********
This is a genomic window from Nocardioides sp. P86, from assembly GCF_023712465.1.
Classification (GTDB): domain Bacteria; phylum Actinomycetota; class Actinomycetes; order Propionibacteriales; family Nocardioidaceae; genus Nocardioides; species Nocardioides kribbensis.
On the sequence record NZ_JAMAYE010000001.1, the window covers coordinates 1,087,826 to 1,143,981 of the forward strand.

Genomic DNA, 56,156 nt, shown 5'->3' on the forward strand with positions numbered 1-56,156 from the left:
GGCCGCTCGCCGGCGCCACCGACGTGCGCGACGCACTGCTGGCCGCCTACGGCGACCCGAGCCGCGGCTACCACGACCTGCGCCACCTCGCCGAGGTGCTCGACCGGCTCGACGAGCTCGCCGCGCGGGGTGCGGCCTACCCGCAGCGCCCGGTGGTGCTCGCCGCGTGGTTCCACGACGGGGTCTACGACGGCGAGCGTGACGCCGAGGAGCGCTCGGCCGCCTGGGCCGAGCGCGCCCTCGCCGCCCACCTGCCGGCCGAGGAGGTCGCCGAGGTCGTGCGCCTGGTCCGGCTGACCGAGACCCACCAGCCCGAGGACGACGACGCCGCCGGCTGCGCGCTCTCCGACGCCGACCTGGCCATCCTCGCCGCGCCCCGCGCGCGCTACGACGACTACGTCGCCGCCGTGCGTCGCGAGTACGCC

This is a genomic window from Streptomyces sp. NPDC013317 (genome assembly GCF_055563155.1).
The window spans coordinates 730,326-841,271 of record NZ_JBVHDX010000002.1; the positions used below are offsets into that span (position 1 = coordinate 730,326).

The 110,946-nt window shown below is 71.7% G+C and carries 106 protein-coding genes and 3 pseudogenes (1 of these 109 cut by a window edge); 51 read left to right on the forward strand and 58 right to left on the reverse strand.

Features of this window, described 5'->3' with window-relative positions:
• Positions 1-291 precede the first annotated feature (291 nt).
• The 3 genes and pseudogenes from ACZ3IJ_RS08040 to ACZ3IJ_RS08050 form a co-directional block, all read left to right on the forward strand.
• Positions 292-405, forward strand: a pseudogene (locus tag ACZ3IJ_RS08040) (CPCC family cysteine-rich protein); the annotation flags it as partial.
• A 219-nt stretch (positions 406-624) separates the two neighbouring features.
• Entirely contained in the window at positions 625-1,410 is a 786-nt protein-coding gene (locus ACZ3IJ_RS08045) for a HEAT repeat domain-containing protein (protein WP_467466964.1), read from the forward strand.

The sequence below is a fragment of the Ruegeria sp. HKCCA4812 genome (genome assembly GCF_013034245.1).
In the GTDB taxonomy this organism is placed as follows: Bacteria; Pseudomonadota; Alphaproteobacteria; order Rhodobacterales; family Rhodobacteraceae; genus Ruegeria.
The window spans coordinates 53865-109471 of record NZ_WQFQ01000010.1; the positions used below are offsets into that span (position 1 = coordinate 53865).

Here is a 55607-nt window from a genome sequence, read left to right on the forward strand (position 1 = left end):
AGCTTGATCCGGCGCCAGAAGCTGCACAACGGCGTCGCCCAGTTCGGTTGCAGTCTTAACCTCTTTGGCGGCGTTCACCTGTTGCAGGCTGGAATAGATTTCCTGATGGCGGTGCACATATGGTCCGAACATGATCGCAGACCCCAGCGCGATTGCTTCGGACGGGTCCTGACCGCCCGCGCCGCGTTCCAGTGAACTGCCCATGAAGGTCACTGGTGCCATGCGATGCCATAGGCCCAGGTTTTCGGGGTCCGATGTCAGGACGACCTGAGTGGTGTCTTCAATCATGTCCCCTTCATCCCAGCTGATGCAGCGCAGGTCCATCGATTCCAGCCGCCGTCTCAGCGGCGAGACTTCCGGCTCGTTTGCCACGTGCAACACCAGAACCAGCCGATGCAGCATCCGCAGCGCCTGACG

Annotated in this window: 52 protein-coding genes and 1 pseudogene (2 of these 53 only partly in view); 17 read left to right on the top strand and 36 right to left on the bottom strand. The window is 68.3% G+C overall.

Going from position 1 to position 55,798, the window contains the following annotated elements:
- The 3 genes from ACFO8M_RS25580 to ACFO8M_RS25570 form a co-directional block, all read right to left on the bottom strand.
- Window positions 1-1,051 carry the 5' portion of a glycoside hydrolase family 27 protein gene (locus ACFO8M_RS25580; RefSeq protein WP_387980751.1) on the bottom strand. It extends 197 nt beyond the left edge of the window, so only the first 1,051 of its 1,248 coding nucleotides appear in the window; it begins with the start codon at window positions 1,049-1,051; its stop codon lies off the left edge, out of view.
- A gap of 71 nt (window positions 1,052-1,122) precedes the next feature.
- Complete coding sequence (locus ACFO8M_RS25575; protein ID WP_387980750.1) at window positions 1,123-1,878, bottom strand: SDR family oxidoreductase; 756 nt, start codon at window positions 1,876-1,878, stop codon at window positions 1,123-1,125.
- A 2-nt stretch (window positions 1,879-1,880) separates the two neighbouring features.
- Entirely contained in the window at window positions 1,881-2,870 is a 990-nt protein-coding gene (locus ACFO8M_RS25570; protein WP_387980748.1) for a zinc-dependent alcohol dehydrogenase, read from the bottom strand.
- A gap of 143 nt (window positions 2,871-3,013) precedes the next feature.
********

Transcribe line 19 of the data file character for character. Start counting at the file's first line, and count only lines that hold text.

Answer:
AGCTTGATCCGGCGCCAGAAGCTGCACAACGGCGTCGCCCAGTTCGGTTGCAGTCTTAACCTCTTTGGCGGCGTTCACCTGTTGCAGGCTGGAATAGATTTCCTGATGGCGGTGCACATATGGTCCGAACATGATCGCAGACCCCAGCGCGATTGCTTCGGACGGGTCCTGACCGCCCGCGCCGCGTTCCAGTGAACTGCCCATGAAGGTCACTGGTGCCATGCGATGCCATAGGCCCAGGTTTTCGGGGTCCGATGTCAGGACGACCTGAGTGGTGTCTTCAATCATGTCCCCTTCATCCCAGCTGATGCAGCGCAGGTCCATCGATTCCAGCCGCCGTCTCAGCGGCGAGACTTCCGGCTCGTTTGCCACGTGCAACACCAGAACCAGCCGATGCAGCATCCGCAGCGCCTGACG